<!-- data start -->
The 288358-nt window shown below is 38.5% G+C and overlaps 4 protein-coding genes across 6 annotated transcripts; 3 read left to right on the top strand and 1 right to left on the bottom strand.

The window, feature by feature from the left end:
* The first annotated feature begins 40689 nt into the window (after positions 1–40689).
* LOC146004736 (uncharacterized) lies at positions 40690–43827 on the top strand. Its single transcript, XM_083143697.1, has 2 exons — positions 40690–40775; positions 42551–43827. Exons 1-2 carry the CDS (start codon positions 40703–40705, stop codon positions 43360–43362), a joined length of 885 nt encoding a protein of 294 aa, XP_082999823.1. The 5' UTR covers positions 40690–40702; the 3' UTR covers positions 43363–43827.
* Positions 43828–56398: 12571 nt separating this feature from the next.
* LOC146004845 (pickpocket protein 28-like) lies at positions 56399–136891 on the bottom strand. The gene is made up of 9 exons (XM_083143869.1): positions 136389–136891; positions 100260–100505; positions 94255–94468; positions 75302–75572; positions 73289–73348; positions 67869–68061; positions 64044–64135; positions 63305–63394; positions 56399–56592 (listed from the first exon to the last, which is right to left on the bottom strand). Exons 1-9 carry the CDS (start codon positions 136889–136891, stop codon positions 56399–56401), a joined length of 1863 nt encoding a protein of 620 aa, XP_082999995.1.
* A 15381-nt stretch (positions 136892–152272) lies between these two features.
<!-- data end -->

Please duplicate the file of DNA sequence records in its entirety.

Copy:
The 288358-nt window shown below is 38.5% G+C and overlaps 4 protein-coding genes across 6 annotated transcripts; 3 read left to right on the top strand and 1 right to left on the bottom strand.

The window, feature by feature from the left end:
* The first annotated feature begins 40689 nt into the window (after positions 1–40689).
* LOC146004736 (uncharacterized) lies at positions 40690–43827 on the top strand. Its single transcript, XM_083143697.1, has 2 exons — positions 40690–40775; positions 42551–43827. Exons 1-2 carry the CDS (start codon positions 40703–40705, stop codon positions 43360–43362), a joined length of 885 nt encoding a protein of 294 aa, XP_082999823.1. The 5' UTR covers positions 40690–40702; the 3' UTR covers positions 43363–43827.
* Positions 43828–56398: 12571 nt separating this feature from the next.
* LOC146004845 (pickpocket protein 28-like) lies at positions 56399–136891 on the bottom strand. The gene is made up of 9 exons (XM_083143869.1): positions 136389–136891; positions 100260–100505; positions 94255–94468; positions 75302–75572; positions 73289–73348; positions 67869–68061; positions 64044–64135; positions 63305–63394; positions 56399–56592 (listed from the first exon to the last, which is right to left on the bottom strand). Exons 1-9 carry the CDS (start codon positions 136889–136891, stop codon positions 56399–56401), a joined length of 1863 nt encoding a protein of 620 aa, XP_082999995.1.
* A 15381-nt stretch (positions 136892–152272) lies between these two features.